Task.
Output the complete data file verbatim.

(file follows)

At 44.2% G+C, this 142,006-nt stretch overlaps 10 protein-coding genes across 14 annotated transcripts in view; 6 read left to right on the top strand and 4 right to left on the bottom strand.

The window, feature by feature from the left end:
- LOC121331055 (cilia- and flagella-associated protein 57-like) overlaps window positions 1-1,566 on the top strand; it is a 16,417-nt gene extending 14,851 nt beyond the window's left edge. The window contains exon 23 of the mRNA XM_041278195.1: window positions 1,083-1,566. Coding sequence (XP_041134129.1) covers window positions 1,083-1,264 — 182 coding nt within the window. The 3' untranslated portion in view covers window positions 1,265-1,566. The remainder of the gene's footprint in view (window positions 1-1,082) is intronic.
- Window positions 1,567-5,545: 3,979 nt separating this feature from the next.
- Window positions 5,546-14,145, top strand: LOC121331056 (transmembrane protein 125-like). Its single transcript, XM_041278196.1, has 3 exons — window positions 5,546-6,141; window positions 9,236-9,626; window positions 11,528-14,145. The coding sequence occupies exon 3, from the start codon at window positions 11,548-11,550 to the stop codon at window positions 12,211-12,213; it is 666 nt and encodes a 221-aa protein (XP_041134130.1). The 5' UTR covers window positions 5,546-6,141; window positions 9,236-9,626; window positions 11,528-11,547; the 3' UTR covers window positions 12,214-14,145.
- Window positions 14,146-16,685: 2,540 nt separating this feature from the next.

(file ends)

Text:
At 44.2% G+C, this 142,006-nt stretch overlaps 10 protein-coding genes across 14 annotated transcripts in view; 6 read left to right on the top strand and 4 right to left on the bottom strand.

The window, feature by feature from the left end:
- LOC121331055 (cilia- and flagella-associated protein 57-like) overlaps window positions 1-1,566 on the top strand; it is a 16,417-nt gene extending 14,851 nt beyond the window's left edge. The window contains exon 23 of the mRNA XM_041278195.1: window positions 1,083-1,566. Coding sequence (XP_041134129.1) covers window positions 1,083-1,264 — 182 coding nt within the window. The 3' untranslated portion in view covers window positions 1,265-1,566. The remainder of the gene's footprint in view (window positions 1-1,082) is intronic.
- Window positions 1,567-5,545: 3,979 nt separating this feature from the next.
- Window positions 5,546-14,145, top strand: LOC121331056 (transmembrane protein 125-like). Its single transcript, XM_041278196.1, has 3 exons — window positions 5,546-6,141; window positions 9,236-9,626; window positions 11,528-14,145. The coding sequence occupies exon 3, from the start codon at window positions 11,548-11,550 to the stop codon at window positions 12,211-12,213; it is 666 nt and encodes a 221-aa protein (XP_041134130.1). The 5' UTR covers window positions 5,546-6,141; window positions 9,236-9,626; window positions 11,528-11,547; the 3' UTR covers window positions 12,214-14,145.
- Window positions 14,146-16,685: 2,540 nt separating this feature from the next.